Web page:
People of ancient India had realised the importance of water (Jala) and they used the synonym Jivana (life) for it. The rise and fall of many civilisations rested on the proper management of water resources. As per the ancient literatures, those who had effective control over their water resources, did enjoy considerable social, economic and political powers. People used to dig dams, pond and reservoirs to preserve water for multiple purposes. Small and big ponds are invariably noticed in early historic towns and metropolises of Odisha. Two huge tanks have been identified in Western Odisha, one at Maraguda urban complex in Nuapara district and the other at Asurgarh urban center in Kalahandi district. Asursagar also known as Udit Sagar, covers an area of more than 200 acres of land. Its alignment is from east to west exactly corroborating the cardinal directions of tank as outlined by Varahamihira (6th century A.D.). The water of this tank had multiple utilization. In case of external aggession, the water could be channeled to fill up the encircling moat. Also in case of scanty rainfalls, the water preserved water could be utilized for agricultural purpose during scanty rainfall.
In close proximity to the Southern rampart and ditch of Asurgarh, a small pond was excavated, which is now a shallow land, yet the site still retains its original name known as Radhasagar. The excavation in this site revealed nude terracotta figurines (female fertility deities) and square plinth of the brick structure (identified as shrine). Besides domestic utility, small tanks had their religious bearing in ancient India. It was also known as Puskara (lotus pond) in Sanskrit. In the beginning such ponds were dug independently. Later on, however, temple structure was added or vice versa adjacent to the pond. Small pond was also needed for the consumption of the king and priest. Ancient Indian texts also speak about pond associated with the fertility rite. In Orissan context, finding of nude terracotta figures and temple structure in Asurgarh lend us to belief that ponds were imperative for fertility rites.
Asurgarh: Political-Commercial Site
Asurgarh was an important political and commercial center situated on the high road joining South Kosala and Mahakantra with Kalinga. According to late scholar Paramananda Acharya, it was situated on a short route through which salt and other commodities were transported from Mahamagiri to Dakshina Kosala. The discovery of terracotta ornaments, glass bangles, gems stones suggest the habitation of royal and aristocratic people during 4th and 5th century A.D.. The discovery of Terasingha copper plate of Maharaja Tustikara near the site is datable to 5th century A.D. The place of issue of the charter, Parvatadvaraka, which literally means “the gateway of the hill” represented the site under consideration. It served as a royal residence with proper fortification; free from external danger from the western side of Mahakantara region. The iron artifacts portray urban trend culture based on agricultural patterns.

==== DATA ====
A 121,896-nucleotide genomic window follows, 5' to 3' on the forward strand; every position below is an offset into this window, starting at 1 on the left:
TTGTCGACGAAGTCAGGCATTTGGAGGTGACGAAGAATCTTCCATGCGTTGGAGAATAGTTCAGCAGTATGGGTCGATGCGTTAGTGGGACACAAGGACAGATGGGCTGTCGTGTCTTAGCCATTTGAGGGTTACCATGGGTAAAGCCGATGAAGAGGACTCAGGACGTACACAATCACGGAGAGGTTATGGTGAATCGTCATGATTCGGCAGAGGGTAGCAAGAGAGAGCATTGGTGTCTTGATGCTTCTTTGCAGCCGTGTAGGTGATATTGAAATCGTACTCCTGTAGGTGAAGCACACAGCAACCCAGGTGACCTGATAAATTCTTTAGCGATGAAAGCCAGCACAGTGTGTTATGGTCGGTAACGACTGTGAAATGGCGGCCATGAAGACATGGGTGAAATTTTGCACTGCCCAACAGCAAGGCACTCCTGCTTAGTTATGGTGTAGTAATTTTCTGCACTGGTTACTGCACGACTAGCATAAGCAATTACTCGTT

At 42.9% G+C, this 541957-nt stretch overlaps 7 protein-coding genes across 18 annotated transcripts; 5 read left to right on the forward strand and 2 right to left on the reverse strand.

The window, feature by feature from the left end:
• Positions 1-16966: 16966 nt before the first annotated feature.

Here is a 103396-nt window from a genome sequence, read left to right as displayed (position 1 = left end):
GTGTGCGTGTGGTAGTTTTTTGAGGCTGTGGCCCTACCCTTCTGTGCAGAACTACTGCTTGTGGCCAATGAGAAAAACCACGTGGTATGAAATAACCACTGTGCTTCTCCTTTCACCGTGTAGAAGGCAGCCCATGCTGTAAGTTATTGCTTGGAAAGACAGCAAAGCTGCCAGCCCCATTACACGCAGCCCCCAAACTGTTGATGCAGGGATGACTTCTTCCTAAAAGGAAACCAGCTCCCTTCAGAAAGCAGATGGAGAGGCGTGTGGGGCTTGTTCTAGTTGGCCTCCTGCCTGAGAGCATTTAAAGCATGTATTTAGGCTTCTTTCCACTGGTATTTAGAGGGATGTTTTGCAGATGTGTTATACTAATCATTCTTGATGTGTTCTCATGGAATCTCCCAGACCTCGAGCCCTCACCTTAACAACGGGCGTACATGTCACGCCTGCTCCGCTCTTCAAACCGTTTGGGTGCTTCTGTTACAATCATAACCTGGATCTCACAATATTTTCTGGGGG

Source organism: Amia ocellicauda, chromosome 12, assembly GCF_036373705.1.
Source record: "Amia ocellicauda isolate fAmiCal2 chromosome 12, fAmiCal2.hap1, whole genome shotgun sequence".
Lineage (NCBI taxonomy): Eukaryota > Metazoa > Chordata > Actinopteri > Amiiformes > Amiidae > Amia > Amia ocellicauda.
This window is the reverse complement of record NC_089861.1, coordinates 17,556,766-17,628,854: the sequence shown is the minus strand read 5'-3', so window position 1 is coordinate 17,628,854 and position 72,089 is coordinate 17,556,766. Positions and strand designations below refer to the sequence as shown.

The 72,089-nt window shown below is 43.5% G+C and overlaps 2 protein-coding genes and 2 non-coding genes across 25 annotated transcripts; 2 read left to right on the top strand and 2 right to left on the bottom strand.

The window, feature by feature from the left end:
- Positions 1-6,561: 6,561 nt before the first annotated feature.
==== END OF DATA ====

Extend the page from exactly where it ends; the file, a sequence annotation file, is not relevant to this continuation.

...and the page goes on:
Important Shakta center of ancient Odisha
There is legend about Asurgarh that there were 64 deities. The villagers worshiped a deity named Dokry as the guardian deity, which was inside the fort. Among the 64 deities, Goddess Ganga was in the East, Kalapata in the west, Vaishnavi in the North and Budharaja in the south. The third excavated site, which has been pointed out as a mound in a topographical map, is perhaps there was a temple. The important discovery is a spherical shaped sculpture made of brick. Late Dr. N. K. Sahu has identified a circled brick wall as a ruin of a Yogini temple; which may be compared with Yogini temple of Ranipur Jharial. Among the terracotta objects, includes animal figurines, goddess, a silver ambulate seal, silver ring and a large quantities of bones and skeletons. It may be possible that human sacrifice was prevailed during this period.
The discovery of Terasingha copper plate grant of Maharaja Tustikara (5th century A.D.) near Asurgarh indicates that Tustikara was perhaps the last ruler of Asurgarh region who was a great devotee of goddess Stambhesvari, who was responsible for the spread of Stambhesvari cult.
By Air: Raipur (260km) in Chhatisgarh is the nearest airport. Other airports are Bhubaneswar (420km) and Vishakhapatnam (350km) respectively. Buses and private vehicles are available to reach Asurgarh.
By Train: Kesinga railway station connects Kalahandi with major cities of India. Buses and private vehicles are available to reach Asurgarh.
By Road: Bhawanipatna is the nearest major bus station which is connected by road with the railway station as well as the nearest airports.
OHRJ, Vol. XLVII, No. 3 ASURGARH – AN EARLY URBAN CENTRE OF ORISSA by Prabhas Kumar Singh